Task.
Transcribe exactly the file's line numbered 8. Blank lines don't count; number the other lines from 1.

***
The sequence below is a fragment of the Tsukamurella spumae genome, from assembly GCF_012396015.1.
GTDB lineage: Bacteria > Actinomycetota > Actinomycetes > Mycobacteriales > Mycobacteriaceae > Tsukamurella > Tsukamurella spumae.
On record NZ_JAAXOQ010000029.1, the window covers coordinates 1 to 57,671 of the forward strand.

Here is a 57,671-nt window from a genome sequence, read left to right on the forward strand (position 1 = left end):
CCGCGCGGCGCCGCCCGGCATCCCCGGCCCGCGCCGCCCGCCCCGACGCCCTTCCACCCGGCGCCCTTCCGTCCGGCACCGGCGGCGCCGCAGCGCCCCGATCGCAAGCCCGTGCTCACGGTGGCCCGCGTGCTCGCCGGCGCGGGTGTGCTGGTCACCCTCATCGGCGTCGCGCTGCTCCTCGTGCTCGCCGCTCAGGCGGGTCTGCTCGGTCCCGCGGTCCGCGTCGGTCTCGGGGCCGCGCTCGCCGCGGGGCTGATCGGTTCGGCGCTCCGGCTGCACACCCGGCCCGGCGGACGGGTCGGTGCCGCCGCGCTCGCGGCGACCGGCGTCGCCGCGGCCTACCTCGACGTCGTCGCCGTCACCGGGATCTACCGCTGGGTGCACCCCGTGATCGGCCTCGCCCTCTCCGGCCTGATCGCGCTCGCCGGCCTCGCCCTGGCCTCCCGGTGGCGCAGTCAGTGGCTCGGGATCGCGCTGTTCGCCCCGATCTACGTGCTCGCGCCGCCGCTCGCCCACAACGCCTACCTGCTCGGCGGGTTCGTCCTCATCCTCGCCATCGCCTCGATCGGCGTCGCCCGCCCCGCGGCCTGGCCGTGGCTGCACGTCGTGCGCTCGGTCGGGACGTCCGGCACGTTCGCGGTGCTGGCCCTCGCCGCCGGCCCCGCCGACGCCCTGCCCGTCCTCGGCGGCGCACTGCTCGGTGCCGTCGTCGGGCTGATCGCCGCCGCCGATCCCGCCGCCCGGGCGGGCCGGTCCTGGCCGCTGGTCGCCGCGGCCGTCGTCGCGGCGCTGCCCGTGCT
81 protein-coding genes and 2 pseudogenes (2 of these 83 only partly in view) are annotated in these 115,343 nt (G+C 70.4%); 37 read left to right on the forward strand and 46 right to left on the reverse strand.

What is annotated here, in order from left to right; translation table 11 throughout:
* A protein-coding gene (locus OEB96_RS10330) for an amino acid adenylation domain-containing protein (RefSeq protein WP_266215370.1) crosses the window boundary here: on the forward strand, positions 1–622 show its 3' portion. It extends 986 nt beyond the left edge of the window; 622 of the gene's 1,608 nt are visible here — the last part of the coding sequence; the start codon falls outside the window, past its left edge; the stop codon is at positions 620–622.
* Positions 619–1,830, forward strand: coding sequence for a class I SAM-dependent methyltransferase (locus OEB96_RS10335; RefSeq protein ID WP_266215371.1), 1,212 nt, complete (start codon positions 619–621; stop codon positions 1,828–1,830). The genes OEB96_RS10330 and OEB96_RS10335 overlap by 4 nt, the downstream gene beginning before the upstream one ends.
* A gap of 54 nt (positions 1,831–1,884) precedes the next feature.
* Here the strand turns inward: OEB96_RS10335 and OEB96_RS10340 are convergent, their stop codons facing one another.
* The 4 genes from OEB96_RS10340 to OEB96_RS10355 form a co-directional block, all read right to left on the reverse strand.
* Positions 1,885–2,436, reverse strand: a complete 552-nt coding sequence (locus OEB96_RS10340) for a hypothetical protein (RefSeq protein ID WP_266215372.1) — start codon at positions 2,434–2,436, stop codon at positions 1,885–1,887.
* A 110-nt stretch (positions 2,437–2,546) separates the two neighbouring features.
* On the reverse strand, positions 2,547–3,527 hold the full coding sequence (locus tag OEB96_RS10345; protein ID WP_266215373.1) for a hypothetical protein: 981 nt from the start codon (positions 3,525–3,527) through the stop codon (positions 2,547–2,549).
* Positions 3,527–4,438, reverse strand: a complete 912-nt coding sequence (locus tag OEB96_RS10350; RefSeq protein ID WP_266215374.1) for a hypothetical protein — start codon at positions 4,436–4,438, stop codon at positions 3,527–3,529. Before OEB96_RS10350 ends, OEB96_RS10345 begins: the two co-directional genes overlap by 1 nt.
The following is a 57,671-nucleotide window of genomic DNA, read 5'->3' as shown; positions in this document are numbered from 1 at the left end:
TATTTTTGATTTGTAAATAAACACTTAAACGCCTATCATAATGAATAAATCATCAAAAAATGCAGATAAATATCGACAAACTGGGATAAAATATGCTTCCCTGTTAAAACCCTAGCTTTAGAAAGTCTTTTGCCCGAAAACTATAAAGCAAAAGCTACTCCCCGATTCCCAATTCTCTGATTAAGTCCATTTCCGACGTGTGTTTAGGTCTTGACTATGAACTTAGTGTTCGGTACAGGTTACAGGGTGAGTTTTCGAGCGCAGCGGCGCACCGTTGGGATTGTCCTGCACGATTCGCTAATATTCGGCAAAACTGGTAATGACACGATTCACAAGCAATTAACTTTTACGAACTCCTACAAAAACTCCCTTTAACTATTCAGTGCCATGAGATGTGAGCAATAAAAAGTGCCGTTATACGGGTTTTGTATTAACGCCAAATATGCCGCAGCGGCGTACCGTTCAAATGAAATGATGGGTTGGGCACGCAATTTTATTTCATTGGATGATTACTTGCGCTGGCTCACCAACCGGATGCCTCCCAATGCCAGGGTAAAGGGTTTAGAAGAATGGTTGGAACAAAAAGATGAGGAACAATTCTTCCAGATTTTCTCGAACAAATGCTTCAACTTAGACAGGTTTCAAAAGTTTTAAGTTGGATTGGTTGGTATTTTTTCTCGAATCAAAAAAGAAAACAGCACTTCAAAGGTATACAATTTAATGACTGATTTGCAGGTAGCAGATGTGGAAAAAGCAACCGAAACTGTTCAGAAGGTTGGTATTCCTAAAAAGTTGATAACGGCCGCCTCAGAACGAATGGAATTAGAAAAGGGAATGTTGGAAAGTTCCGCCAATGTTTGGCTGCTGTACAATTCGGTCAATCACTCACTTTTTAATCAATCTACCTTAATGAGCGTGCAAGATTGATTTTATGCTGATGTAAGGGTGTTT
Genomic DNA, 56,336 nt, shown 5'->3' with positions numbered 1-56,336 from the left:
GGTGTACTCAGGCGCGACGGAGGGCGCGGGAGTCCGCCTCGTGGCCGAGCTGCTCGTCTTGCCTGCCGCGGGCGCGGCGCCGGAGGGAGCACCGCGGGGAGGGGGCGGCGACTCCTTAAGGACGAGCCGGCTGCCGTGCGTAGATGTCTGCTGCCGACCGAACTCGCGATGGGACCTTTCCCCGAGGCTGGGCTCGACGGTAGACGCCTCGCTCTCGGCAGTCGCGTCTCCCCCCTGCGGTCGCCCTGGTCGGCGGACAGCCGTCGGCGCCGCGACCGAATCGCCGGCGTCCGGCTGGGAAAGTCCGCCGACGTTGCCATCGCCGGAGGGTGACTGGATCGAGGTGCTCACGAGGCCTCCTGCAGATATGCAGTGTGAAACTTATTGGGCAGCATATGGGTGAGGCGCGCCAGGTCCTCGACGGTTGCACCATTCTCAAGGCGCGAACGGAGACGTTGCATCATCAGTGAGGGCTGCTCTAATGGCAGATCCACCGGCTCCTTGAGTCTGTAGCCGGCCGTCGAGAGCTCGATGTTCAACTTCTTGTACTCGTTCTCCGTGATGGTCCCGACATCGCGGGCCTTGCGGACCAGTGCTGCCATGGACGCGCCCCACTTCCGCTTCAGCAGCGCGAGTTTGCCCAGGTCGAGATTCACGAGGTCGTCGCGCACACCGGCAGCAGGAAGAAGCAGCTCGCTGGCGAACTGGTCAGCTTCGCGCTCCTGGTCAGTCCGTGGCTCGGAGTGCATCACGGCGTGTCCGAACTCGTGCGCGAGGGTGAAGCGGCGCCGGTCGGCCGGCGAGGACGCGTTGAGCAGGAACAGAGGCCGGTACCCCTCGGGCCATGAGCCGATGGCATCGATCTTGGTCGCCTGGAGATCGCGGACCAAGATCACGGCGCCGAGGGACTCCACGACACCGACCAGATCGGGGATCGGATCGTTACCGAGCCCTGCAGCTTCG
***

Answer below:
* A protein-coding gene (locus OEB96_RS10330) for an amino acid adenylation domain-containing protein (RefSeq protein WP_266215370.1) crosses the window boundary here: on the forward strand, positions 1–622 show its 3' portion. It extends 986 nt beyond the left edge of the window; 622 of the gene's 1,608 nt are visible here — the last part of the coding sequence; the start codon falls outside the window, past its left edge; the stop codon is at positions 620–622.